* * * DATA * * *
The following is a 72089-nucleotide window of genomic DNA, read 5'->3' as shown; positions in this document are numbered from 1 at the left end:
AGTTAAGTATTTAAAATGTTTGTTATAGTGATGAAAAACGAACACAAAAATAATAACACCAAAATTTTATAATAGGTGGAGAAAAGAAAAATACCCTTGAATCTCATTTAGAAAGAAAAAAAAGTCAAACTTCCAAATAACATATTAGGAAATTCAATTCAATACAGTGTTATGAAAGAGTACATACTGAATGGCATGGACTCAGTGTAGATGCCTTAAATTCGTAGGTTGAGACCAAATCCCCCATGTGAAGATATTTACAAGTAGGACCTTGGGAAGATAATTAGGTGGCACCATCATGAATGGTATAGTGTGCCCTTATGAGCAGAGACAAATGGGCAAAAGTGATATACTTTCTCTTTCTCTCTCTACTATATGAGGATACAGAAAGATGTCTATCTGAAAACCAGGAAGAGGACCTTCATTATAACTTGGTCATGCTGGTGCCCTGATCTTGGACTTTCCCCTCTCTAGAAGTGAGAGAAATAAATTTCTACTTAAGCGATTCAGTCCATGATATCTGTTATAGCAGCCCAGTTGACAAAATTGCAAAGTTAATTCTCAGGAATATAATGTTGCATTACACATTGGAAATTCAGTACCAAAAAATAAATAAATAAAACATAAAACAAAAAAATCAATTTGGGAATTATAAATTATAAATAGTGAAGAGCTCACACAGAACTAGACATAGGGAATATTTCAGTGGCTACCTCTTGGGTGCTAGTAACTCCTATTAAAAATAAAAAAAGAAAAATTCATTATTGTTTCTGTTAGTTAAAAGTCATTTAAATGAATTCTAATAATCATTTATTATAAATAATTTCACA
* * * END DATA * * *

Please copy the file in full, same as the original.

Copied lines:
The following is a 72089-nucleotide window of genomic DNA, read 5'->3' as shown; positions in this document are numbered from 1 at the left end:
AGTTAAGTATTTAAAATGTTTGTTATAGTGATGAAAAACGAACACAAAAATAATAACACCAAAATTTTATAATAGGTGGAGAAAAGAAAAATACCCTTGAATCTCATTTAGAAAGAAAAAAAAGTCAAACTTCCAAATAACATATTAGGAAATTCAATTCAATACAGTGTTATGAAAGAGTACATACTGAATGGCATGGACTCAGTGTAGATGCCTTAAATTCGTAGGTTGAGACCAAATCCCCCATGTGAAGATATTTACAAGTAGGACCTTGGGAAGATAATTAGGTGGCACCATCATGAATGGTATAGTGTGCCCTTATGAGCAGAGACAAATGGGCAAAAGTGATATACTTTCTCTTTCTCTCTCTACTATATGAGGATACAGAAAGATGTCTATCTGAAAACCAGGAAGAGGACCTTCATTATAACTTGGTCATGCTGGTGCCCTGATCTTGGACTTTCCCCTCTCTAGAAGTGAGAGAAATAAATTTCTACTTAAGCGATTCAGTCCATGATATCTGTTATAGCAGCCCAGTTGACAAAATTGCAAAGTTAATTCTCAGGAATATAATGTTGCATTACACATTGGAAATTCAGTACCAAAAAATAAATAAATAAAACATAAAACAAAAAAATCAATTTGGGAATTATAAATTATAAATAGTGAAGAGCTCACACAGAACTAGACATAGGGAATATTTCAGTGGCTACCTCTTGGGTGCTAGTAACTCCTATTAAAAATAAAAAAAGAAAAATTCATTATTGTTTCTGTTAGTTAAAAGTCATTTAAATGAATTCTAATAATCATTTATTATAAATAATTTCACA